Preventive dentistry is the branch of dentistry that concern with the prevention of disease, the maintenance, and promotion of oral health. Preventive care is a modern approach to dentistry. It aims at reducing the amount of dental treatment that we may need by working together with a dentist and dental hygienist, to maintain a healthy mouth. The hope is to avoid the traditional cycle of fillings and extractions.
With ongoing co-operation between patient, dentist and hygienist, preventive dentistry can change the traditional pattern of continuing treatment to one of continuing dental health, so that teeth last a lifetime. This is important because teeth help us to chew and digest food, to pronounce different sounds properly, and also give shape to your face. A healthy smile is a great asset.
Preventive dentistry comprises three main divisions
1. Pediatric Dentistry
2. Community Dental Health
It is the branch of dentistry that deals with the health children's teeth from birth through adolescence. It promotes the dental health of children as well as the educational resources for parents.
Many pediatric academies and health associations recommended that a dental visit should occur within six months after the presence of the first tooth or by a child's first birthday. This is important to establish a comprehensive and accessible ongoing relationship between the dentist and patient – referring to this as the patient's "dental home". This is because early oral examination aids in the detection of the early stages of tooth decay. Early detection is essential to maintain oral health, modify aberrant habits, and treat as needed and as simply as possible. Additionally, parents are given a program of preventative home care (brushing/flossing/fluorides), a caries risk assessment, information on finger, thumb, and pacifier habits, advice on preventing injuries to the mouth and teeth of children, diet counseling, and information on growth and development.
Community Dental Health
It is a specialty concerned primarily with prevention of dental decay and of periodontal disease (disease of the tissues surrounding the teeth).
Public health dentistry is practiced generally through governmentally sponsored programs, which are for the most part directed toward public-school children in the belief that their education in oral hygiene is the best way to reach the general public. The pattern for such programs in the past was a dentist's annual visit to a school to lecture and to demonstrate proper tooth-brushing techniques.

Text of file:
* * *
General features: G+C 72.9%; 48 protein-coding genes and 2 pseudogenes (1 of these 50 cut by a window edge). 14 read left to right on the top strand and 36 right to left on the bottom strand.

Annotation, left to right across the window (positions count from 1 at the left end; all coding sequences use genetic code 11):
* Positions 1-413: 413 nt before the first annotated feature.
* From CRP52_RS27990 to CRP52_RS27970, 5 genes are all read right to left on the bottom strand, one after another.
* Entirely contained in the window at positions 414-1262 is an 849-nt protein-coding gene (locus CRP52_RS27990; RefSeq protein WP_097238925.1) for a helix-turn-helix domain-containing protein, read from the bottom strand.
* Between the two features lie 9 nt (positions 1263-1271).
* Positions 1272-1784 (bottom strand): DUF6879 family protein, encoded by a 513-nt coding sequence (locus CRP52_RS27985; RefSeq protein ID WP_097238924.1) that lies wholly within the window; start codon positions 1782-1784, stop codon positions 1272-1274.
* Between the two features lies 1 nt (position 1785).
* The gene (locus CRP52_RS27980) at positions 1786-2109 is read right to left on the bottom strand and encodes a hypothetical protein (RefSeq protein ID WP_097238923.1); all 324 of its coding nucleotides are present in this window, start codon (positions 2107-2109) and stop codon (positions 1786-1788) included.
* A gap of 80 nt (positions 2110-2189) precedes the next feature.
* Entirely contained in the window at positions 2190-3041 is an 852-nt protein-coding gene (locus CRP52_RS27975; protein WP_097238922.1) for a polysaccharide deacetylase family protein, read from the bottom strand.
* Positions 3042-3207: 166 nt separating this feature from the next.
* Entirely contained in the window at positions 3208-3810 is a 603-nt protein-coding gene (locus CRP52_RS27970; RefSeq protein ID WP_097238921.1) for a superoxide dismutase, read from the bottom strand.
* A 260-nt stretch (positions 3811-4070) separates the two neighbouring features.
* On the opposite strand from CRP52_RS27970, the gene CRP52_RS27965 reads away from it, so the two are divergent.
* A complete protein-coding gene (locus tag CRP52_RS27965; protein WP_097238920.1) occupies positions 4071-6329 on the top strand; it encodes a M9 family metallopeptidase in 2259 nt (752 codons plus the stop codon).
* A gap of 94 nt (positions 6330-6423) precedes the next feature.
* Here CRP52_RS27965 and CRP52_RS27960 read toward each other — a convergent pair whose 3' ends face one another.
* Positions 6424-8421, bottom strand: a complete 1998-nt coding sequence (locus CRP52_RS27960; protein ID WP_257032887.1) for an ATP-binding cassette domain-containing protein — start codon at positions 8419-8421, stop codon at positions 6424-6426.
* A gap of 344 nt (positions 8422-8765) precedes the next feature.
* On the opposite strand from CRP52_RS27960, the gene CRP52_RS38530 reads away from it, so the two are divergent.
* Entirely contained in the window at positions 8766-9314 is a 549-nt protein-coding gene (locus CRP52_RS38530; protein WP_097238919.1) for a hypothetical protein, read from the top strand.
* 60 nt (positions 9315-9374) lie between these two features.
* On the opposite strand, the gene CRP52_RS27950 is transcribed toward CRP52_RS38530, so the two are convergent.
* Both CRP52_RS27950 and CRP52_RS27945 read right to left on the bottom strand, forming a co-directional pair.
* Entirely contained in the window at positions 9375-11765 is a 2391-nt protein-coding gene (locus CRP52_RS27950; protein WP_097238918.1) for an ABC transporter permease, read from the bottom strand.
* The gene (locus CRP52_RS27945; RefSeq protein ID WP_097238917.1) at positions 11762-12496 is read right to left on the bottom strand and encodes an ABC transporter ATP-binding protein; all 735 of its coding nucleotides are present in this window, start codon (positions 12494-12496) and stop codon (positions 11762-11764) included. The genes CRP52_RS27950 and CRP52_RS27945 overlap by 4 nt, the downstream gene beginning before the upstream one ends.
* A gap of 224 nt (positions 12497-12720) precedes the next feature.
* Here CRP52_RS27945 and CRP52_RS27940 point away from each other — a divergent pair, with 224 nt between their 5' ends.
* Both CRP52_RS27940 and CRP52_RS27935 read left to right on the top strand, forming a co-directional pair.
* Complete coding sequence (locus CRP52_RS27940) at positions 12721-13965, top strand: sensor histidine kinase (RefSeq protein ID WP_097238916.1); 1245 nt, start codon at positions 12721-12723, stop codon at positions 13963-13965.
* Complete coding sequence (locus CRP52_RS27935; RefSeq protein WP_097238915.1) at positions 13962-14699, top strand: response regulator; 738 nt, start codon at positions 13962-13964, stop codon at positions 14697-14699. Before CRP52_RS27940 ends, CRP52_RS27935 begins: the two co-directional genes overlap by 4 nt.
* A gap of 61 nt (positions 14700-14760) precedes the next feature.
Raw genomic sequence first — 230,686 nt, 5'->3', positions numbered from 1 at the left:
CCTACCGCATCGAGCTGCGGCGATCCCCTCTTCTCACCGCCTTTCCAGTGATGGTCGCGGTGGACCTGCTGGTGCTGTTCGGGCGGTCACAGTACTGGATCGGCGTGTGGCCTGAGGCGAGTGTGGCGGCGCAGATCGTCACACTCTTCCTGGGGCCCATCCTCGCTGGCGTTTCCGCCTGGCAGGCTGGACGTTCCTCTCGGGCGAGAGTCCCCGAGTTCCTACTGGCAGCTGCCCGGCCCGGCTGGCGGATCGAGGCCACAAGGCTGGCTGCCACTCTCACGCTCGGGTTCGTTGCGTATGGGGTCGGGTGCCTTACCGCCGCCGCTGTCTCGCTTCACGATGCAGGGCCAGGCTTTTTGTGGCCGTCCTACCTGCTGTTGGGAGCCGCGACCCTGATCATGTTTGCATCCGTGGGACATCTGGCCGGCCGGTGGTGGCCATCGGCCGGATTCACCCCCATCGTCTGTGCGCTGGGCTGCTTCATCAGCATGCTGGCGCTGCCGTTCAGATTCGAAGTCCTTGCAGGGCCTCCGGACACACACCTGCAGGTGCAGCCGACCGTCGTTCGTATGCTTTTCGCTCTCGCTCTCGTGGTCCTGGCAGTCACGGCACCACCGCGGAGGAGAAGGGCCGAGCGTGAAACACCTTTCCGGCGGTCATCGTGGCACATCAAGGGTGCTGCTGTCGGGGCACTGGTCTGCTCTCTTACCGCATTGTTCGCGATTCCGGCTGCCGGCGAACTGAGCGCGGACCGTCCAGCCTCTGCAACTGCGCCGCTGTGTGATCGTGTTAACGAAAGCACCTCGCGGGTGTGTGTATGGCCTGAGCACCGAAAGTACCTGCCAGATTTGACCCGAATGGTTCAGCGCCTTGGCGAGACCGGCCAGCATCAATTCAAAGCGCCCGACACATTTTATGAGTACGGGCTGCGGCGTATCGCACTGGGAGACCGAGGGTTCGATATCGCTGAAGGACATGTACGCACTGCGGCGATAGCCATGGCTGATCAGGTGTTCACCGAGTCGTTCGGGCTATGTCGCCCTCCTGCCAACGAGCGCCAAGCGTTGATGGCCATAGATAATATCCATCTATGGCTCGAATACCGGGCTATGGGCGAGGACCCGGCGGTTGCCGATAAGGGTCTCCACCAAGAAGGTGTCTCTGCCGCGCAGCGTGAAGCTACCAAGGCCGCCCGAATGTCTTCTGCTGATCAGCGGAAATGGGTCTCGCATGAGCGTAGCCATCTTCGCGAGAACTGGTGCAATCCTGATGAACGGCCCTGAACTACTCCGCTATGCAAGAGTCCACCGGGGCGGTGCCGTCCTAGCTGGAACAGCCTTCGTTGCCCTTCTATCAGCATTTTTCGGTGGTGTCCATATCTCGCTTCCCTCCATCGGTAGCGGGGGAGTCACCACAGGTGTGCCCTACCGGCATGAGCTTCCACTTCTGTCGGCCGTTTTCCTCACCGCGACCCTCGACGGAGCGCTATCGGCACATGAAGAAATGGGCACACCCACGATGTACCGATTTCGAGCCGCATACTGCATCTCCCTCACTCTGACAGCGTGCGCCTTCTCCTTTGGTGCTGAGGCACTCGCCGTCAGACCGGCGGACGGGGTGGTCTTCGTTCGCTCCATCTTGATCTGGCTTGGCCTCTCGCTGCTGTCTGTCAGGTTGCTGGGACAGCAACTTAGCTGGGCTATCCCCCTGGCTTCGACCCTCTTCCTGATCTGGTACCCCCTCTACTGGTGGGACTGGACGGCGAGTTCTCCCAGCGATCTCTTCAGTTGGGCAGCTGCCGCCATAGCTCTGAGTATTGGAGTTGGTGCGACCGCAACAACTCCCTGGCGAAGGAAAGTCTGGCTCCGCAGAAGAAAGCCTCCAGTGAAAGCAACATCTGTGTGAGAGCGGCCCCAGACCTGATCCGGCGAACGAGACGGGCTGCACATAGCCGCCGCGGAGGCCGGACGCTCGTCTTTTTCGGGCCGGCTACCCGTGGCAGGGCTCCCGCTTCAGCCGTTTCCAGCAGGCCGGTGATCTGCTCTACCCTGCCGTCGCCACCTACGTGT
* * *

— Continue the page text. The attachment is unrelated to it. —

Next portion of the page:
The 1970s saw the emergence of a more elaborate program that included a week of one-hour sessions of instruction, demonstration, and questions and answers, conducted by a dentist and a dental assistant and aided by a teacher who had previously been given several hours of instruction. Use was also made of televised dental health education programs, which parents were encouraged to observe. On a larger scale, public health dentistry has been concerned with the improvement of oral health in large populations. Thus, the fluoridation of municipal water supplies in the mid-1940s resulted from research studies conducted by the U.S. Public Health Service.
Orthodontia, also known as orthodontics and dentofacial orthopedics, was the first specialty created in the field of dentistry. An orthodontist, specialist in orthodontia, is limited to practice orthodontia only. Whereas general dentists can provide orthodontic treatment along with other treatments for teeth like fillings, cleanings, crowns, etc. Orthodontists are concerned with the study and treatment of malocclusions (improper bites), which may be a result of tooth irregularity and/or disproportionate jaw relationships. Orthodontic treatment can focus on dental displacement only, or can deal with the control and modification of facial growth. In the latter case it is better defined as "dentofacial orthopedics".